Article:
Advent 1 A

Fr. Jude Botelho:

Towards the Mountain
Alan Paton was a South African writer. Among the books he wrote was the haunting story, Cry the Beloved Country, which so poignantly described the situation in South Africa under apartheid. Paton had a dream. He dreamt of a new day for his beloved South Africa, a day in which there would be justice and equality for all. For this reason he entered into politics, and fought to end the iniquitous system of apartheid. For decades he followed his dream, and worked generously and courageously to make it a reality. It was a dream that many said would not be realized. Yet it was. Unfortunately, Paton did not live to see it. He died before the dawn. – The prophet Isaiah had an even bolder dream, a dream of universal brotherhood and peace. Isaiah’s vision was a splendid one. It would only be realized by the coming of the Lord Jesus.
- Flor McCarthy in ‘New Sunday and Holy Day Liturgies’
The second reading from St. Paul’s letter to the Romans is a wake-up call, and it urges us to turn away from the darkness of sin and evil and walk into the light of Christ. We can no longer sleep, for though it is not yet full day, we live no longer in darkness which favours idleness and dishonesty. If we really believe in Christ, if we are impatient for our hope to be realized, we must act as people in love with the light and truth of Christ. To be a Christian is to live in the light and walk in the light, striving to let His light shine in our lives.

Christ the King - 34 Sunday C

1.     Andrew Greeley: 


This is a medieval feast which uses the metaphor of “king” -- a powerful one in those days – to describe the role of Jesus. Today the implications of such a metaphor are harder for us to comprehend, though the fascination with the late Princess of Wales suggests that we still like royalty and royal families – though perhaps we don’t quite understand any more the tragedy that is inherent in royal leadership.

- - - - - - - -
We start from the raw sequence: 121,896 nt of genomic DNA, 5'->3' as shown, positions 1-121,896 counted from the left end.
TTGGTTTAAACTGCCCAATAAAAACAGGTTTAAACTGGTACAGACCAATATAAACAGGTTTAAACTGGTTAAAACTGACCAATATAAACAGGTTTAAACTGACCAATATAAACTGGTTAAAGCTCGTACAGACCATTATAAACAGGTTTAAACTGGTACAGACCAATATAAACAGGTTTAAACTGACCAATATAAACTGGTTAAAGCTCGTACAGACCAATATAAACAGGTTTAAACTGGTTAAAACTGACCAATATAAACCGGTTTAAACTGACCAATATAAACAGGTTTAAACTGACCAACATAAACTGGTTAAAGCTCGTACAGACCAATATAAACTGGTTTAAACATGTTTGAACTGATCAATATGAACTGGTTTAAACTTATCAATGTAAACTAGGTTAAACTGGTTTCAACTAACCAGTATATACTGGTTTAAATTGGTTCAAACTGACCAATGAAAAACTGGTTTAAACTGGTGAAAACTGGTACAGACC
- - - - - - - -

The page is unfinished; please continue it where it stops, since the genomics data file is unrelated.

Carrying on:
33 Sunday C

Fr. Jude Botelho:

The community during prophet Malachi's time found it difficult to distinguish
right from wrong anymore, since the faithless seemed to prosper and the
faithful made to suffer more. Their frustration led them to wonder whether
serving God was worthwhile. Malachi insists that evildoers will be punished on
the Day of the Lord and the just will be the special possession of the Lord.
Their names will be written in the Book of remembrance. The righteous could
look forward to vindication, healing, and the warmth of God's faithful love
towards them. The just need to hold on and persevere in their faith, for God's
justice will triumph and vindicate them.

32 Sunday C: Resurrection

From Fr. Jude Botelho:

Eternal Life
Over the triple doorway of the Cathedral of Milan are some carvings. One is a beautiful wreath of roses and underneath are these words: “All that pleases is just for a moment.” Over another is a cross and underneath: “All that troubles is just for a moment.” But over the great central archway leading to the main aisle is the inscription: “That only is important which is eternal.”
Cuthbert Johnson in ‘Quotes and Anecdotes’